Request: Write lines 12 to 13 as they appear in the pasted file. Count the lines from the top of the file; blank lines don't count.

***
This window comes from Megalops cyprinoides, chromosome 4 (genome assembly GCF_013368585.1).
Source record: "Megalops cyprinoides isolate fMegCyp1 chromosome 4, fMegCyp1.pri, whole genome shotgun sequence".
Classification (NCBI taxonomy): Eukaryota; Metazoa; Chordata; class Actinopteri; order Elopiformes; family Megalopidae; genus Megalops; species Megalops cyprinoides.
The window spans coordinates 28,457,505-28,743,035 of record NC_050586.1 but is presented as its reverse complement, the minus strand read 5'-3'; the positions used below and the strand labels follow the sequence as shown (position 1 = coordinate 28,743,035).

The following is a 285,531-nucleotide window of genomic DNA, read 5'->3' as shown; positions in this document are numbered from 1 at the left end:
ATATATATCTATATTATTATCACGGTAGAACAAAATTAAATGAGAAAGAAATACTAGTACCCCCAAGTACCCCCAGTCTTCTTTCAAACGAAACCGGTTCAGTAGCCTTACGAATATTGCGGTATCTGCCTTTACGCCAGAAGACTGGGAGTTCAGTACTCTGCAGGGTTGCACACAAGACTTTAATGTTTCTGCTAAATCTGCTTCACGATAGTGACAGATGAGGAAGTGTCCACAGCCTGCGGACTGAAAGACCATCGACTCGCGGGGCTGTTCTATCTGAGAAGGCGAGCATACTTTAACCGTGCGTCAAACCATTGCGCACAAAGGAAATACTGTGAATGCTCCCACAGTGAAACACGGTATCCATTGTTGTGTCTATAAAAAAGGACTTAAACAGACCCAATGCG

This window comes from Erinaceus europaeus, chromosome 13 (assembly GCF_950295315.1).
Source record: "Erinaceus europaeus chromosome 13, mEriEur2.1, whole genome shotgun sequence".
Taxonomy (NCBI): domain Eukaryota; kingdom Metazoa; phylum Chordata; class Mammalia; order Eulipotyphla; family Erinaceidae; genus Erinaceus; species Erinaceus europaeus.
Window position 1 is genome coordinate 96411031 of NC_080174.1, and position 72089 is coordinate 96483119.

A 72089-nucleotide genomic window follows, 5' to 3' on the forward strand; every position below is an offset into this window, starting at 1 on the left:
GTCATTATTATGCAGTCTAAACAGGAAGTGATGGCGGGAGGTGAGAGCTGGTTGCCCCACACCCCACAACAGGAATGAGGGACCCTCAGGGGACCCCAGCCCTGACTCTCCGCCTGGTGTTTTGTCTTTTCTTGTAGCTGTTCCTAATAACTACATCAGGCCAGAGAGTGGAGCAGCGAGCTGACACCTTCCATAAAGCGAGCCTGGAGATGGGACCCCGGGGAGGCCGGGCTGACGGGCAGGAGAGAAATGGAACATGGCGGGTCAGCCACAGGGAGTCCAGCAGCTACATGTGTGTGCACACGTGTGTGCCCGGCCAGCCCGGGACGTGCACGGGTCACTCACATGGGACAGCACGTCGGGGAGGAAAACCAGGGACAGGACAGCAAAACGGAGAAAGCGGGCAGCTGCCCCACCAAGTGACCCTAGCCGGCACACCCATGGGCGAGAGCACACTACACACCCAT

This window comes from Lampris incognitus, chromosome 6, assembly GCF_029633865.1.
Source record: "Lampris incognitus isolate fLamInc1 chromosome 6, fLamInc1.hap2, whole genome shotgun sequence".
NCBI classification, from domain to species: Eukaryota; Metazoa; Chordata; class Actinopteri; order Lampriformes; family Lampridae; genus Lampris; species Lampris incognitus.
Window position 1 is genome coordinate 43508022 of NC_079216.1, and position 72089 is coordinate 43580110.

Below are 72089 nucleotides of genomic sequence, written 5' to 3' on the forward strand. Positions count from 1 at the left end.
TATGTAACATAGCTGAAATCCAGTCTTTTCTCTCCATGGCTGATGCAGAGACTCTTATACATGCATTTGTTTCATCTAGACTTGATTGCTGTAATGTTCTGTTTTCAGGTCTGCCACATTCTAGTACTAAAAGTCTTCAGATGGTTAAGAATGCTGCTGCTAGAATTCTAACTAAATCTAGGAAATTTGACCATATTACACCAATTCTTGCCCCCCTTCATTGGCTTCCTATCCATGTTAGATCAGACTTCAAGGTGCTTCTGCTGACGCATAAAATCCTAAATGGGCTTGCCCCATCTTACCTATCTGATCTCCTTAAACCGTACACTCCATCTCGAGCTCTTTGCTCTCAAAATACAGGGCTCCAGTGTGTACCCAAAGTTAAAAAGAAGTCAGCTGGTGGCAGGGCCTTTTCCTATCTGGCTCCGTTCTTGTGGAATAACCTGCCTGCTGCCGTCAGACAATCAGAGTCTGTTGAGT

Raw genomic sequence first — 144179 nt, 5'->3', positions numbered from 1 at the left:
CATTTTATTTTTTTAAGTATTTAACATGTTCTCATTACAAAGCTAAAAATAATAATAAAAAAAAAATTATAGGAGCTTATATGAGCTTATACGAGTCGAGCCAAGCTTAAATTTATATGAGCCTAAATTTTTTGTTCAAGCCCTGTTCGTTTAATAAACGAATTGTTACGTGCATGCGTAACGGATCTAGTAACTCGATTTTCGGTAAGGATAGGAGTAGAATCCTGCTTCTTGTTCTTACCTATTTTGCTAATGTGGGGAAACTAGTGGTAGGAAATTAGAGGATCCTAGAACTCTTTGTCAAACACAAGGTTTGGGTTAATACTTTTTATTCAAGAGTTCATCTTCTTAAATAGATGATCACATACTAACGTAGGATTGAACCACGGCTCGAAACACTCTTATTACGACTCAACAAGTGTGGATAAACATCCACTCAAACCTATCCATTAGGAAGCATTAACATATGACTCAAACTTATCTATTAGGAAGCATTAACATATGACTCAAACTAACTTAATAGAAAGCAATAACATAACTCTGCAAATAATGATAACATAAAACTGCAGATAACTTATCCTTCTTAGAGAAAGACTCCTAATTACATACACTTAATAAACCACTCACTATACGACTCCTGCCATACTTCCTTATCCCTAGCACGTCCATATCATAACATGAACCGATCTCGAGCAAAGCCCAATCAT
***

GTCATTATTATGCAGTCTAAACAGGAAGTGATGGCGGGAGGTGAGAGCTGGTTGCCCCACACCCCACAACAGGAATGAGGGACCCTCAGGGGACCCCAGCCCTGACTCTCCGCCTGGTGTTTTGTCTTTTCTTGTAGCTGTTCCTAATAACTACATCAGGCCAGAGAGTGGAGCAGCGAGCTGACACCTTCCATAAAGCGAGCCTGGAGATGGGACCCCGGGGAGGCCGGGCTGACGGGCAGGAGAGAAATGGAACATGGCGGGTCAGCCACAGGGAGTCCAGCAGCTACATGTGTGTGCACACGTGTGTGCCCGGCCAGCCCGGGACGTGCACGGGTCACTCACATGGGACAGCACGTCGGGGAGGAAAACCAGGGACAGGACAGCAAAACGGAGAAAGCGGGCAGCTGCCCCACCAAGTGACCCTAGCCGGCACACCCATGGGCGAGAGCACACTACACACCCAT

This window comes from Lampris incognitus, chromosome 6, assembly GCF_029633865.1.